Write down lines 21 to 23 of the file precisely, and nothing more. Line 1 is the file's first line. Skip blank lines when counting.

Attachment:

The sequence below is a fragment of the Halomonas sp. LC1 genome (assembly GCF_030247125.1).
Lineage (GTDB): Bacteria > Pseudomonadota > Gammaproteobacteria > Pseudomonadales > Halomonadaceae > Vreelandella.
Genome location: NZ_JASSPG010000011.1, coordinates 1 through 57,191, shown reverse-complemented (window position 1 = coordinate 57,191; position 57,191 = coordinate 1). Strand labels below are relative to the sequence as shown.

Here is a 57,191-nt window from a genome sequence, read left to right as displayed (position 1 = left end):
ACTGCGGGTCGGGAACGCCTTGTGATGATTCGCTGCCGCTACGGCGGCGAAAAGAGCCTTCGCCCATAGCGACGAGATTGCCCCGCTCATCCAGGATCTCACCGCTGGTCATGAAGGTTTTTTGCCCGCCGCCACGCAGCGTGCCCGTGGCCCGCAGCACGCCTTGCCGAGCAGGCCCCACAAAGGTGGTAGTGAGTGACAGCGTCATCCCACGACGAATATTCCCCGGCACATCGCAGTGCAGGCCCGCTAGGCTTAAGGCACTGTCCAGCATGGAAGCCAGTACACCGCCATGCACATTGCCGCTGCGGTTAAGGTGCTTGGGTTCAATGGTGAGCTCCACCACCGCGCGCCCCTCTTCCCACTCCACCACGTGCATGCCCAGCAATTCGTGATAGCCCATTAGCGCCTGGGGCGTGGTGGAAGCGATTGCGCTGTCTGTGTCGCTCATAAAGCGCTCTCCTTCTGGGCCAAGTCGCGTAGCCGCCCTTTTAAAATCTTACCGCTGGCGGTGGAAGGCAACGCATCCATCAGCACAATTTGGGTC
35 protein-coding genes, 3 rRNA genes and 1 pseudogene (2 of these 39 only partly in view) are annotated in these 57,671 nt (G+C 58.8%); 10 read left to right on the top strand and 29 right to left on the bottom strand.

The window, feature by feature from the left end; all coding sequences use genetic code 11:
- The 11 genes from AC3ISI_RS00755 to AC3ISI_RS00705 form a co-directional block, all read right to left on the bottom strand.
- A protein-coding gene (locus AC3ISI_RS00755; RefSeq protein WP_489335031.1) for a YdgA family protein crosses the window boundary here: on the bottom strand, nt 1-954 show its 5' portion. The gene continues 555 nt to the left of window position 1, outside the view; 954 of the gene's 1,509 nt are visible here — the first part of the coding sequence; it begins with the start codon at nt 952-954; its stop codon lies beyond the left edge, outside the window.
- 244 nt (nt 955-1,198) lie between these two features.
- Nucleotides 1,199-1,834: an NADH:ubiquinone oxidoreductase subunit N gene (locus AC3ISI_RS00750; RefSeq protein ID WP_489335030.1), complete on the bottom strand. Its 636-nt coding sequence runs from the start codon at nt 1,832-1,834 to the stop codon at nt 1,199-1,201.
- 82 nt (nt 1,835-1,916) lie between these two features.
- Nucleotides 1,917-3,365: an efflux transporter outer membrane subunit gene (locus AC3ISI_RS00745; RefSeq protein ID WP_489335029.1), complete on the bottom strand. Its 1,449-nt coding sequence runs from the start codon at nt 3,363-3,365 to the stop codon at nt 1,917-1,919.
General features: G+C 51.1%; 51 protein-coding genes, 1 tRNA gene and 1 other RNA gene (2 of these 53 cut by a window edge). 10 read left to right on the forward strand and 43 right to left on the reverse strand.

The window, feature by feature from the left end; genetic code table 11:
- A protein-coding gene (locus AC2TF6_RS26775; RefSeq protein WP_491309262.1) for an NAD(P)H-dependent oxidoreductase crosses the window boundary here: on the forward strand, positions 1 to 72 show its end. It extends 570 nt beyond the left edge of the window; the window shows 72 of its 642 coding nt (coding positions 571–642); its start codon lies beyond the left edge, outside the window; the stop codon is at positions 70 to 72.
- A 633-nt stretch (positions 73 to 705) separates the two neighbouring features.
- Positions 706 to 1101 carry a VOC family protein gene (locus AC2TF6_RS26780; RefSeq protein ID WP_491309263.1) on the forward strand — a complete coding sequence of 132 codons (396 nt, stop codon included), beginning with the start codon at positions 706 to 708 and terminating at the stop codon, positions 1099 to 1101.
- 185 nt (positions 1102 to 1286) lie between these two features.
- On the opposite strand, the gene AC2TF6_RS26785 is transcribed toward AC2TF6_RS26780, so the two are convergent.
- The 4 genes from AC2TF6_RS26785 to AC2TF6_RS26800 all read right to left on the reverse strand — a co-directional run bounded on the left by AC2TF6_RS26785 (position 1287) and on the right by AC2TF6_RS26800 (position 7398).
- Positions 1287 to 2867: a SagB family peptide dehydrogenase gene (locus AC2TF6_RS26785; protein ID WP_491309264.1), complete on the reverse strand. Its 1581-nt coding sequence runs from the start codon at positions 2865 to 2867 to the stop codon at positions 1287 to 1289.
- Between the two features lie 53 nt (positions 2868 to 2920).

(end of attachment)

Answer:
- The 4 genes from AC2TF6_RS26785 to AC2TF6_RS26800 all read right to left on the reverse strand — a co-directional run bounded on the left by AC2TF6_RS26785 (position 1287) and on the right by AC2TF6_RS26800 (position 7398).
- Positions 1287 to 2867: a SagB family peptide dehydrogenase gene (locus AC2TF6_RS26785; protein ID WP_491309264.1), complete on the reverse strand. Its 1581-nt coding sequence runs from the start codon at positions 2865 to 2867 to the stop codon at positions 1287 to 1289.
- Between the two features lie 53 nt (positions 2868 to 2920).